10 Good Soldier Movies

Friday, May 14, 2010 at 8:18 am

May is National Military Appreciation Month, so it’s time to unveil our list of 10 good soldier movies. Whether trying to complete their mission against all odds or battling problems on the homefront, these cinematic warriors demonstrate some of the finest qualities of a soldier: bravery, honor, and discipline.

And while I would’ve loved to have included a film featuring a female soldier, I couldn’t think of any that were worth recommending. Sorry, I just didn’t buy Meg Ryan as a member of the armed forces. If I’m overlooking one, be sure and let me know.

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Before we get to the list of good soldier movies, I’d like to take a moment and talk about a great website I came across while gathering information for this article. The site is called Operation: Take a Soldier to the Movies, and it’s designed to improve the morale of troops stationed around the globe by sending them a special movie package. Since there’s not much to do on a military base, these packages allow our men and women in uniform to enjoy a night at the movies. Each packet contains the following:

Over 45,000 of these movie kits have been distributed to soldiers, and it’s a perfect tie-in with National Military Appreciation Month. If you’d like to participate, just click on the link provided above and show your support. Just be sure not to send any copies of Batman and Robin or Transformers. Those films are so bad that you might be deemed an enemy combatant.

Now let’s get to the list of movies. Oorah!

First Blood (1982) – Demonstrating the psychological toll that the Vietnam War took on its combatants, First Blood follows John Rambo (Sylvester Stallone) as he’s driven into a rage by the unwise torment of a small-town sheriff (Brian Dennehy). Richard Crenna is great as his former commanding officer, Colonel Trautman (a role that initially went to Kirk Douglas). The film has a much different ending than the original book, where Rambo kills the sheriff and then gets his head blown off by Trautman. Later films in the franchise emphasized action, but this one remains a haunting look at a man’s inner demons.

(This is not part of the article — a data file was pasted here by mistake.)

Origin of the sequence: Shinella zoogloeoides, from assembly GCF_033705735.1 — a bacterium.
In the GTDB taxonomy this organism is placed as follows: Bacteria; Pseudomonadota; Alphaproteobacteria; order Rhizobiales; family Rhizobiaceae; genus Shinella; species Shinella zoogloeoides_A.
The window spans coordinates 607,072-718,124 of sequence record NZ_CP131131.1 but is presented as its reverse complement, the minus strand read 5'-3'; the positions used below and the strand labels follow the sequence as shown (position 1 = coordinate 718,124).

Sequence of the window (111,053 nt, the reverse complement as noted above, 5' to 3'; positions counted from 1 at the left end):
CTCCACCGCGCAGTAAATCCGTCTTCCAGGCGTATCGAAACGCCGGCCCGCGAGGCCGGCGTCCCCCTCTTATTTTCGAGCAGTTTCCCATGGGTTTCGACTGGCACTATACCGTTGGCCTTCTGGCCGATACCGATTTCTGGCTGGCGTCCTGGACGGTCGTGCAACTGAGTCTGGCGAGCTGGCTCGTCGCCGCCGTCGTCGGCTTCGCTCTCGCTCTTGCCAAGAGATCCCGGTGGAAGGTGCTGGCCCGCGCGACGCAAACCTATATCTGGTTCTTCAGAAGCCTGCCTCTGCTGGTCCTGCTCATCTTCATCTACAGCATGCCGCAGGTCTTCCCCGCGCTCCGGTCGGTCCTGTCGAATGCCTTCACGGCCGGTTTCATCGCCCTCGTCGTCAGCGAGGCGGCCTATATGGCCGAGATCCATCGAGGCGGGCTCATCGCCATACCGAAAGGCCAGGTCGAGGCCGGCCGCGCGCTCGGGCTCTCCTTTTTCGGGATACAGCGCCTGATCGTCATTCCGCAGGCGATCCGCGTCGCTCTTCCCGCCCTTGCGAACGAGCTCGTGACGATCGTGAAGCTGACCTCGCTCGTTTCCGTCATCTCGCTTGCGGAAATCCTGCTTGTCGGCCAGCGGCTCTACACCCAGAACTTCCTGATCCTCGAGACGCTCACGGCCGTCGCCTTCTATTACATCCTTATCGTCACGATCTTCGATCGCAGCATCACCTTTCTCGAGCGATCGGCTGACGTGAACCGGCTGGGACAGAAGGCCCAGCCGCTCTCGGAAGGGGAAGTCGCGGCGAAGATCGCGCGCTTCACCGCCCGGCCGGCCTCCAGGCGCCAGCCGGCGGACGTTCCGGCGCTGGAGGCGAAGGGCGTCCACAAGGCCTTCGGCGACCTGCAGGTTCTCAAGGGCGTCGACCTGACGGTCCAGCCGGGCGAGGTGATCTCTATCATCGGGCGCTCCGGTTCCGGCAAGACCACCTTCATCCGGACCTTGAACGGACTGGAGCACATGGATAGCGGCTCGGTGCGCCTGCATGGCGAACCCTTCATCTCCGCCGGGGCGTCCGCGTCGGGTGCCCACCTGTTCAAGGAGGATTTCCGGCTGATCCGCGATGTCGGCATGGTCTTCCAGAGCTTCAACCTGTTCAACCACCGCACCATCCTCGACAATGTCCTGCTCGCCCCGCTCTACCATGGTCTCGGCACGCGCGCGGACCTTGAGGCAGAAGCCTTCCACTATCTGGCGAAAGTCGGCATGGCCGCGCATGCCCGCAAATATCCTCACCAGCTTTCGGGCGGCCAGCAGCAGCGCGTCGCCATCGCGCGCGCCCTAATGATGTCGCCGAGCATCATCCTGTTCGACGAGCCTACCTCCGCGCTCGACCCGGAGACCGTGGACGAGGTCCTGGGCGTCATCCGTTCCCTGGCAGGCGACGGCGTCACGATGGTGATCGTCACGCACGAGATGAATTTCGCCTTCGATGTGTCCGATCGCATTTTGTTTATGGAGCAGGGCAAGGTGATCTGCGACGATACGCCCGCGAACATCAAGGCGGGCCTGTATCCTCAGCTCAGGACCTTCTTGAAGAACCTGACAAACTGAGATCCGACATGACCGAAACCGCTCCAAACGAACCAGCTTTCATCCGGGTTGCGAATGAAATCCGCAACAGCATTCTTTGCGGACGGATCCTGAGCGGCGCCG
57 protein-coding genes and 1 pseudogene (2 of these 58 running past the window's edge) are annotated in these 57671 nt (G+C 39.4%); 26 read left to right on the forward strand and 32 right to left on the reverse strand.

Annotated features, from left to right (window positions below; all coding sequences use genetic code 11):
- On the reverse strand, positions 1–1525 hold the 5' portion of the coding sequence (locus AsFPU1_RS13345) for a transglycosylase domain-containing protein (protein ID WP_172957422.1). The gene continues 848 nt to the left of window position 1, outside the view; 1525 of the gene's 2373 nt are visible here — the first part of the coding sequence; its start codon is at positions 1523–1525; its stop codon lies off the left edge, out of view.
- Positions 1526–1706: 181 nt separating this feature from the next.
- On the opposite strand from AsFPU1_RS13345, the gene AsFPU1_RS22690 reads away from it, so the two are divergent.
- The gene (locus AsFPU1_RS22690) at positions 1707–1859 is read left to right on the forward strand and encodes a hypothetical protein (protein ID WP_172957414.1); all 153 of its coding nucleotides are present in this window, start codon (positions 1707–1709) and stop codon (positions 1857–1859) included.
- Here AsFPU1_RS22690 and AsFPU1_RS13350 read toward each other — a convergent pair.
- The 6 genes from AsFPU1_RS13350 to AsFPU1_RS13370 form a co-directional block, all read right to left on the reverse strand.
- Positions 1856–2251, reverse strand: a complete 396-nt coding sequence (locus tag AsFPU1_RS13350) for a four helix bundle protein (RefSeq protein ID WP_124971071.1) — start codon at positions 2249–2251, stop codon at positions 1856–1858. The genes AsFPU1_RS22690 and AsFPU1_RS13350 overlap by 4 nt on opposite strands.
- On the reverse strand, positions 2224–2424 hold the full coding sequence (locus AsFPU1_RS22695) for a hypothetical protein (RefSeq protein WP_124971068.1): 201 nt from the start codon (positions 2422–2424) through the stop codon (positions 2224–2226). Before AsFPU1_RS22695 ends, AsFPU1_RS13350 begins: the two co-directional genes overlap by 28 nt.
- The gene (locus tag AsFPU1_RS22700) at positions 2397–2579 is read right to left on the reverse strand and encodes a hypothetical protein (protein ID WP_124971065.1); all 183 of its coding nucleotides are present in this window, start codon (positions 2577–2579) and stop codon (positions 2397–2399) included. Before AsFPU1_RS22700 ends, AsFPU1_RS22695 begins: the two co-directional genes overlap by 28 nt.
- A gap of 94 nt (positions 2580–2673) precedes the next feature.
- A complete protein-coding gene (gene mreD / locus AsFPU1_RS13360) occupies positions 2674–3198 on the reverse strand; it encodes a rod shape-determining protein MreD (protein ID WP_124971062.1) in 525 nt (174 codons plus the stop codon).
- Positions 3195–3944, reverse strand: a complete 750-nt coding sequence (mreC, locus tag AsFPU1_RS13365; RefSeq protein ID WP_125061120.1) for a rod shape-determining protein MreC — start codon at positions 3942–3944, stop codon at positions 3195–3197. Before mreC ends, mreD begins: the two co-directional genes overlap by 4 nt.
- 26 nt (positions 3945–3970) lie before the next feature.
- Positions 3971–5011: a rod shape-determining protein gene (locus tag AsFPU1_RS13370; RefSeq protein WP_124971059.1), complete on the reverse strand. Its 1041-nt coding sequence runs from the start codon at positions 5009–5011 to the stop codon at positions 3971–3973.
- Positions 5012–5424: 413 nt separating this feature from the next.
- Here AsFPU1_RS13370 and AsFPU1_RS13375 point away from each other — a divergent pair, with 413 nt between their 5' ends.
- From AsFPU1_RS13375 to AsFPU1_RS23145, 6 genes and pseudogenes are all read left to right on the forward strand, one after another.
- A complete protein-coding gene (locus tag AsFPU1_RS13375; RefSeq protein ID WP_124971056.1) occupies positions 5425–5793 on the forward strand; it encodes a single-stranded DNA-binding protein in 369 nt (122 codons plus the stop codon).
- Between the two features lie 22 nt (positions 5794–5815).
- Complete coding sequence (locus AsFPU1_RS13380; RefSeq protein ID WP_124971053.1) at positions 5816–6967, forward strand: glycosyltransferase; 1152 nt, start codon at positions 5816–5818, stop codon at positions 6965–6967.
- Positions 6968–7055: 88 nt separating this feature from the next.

Full Metal Jacket (1987) – Director Stanley Kubrick turns out another anti-war film, this time set during the events in Vietnam. Matthew Modine is Pvt. Joker, a Marine recruit who receives brutal training from Gunnery Sergeant Hartman (R. Lee Ermey in his breakout role), but it pales in comparison to what awaits the dim-witted Private Pyle (Vincent D’Onofrio). But that’s just the half of it, as Joker survives boot camp and finds himself in a “world of shit” in Southeast Asia.

Sergeant York (1941) – Gary Cooper stars in this inspirational tale of America’s most-decorated soldier during World War I. While he begins his military career as a conscientious objector, Alvin York’s doubts disappear when his fellow soldiers are being gunned down all around him. Cooper won a Best Actor Oscar for his portrayal, and the real-life York hand-picked him for the role.

Terminator (1984) – Okay, Kyle Reese (Michael Biehn) isn’t exactly fighting in a real war, but that doesn’t stop this early James Cameron film from being filled with elements of the classic “soldier on a mission” story. Traveling back through time, he must save Sarah Connor (Linda Hamilton) from an unstoppable cyborg (Arnold Schwarzenegger) so that she can give birth to humanity’s savior. Packed with gunplay, the film had a major impact on future sci-fi and action films. It’s interesting to note that Lance Henriksen was the originally choice to play the Terminator, and Schwarzenegger actually auditioned for the role of Reese.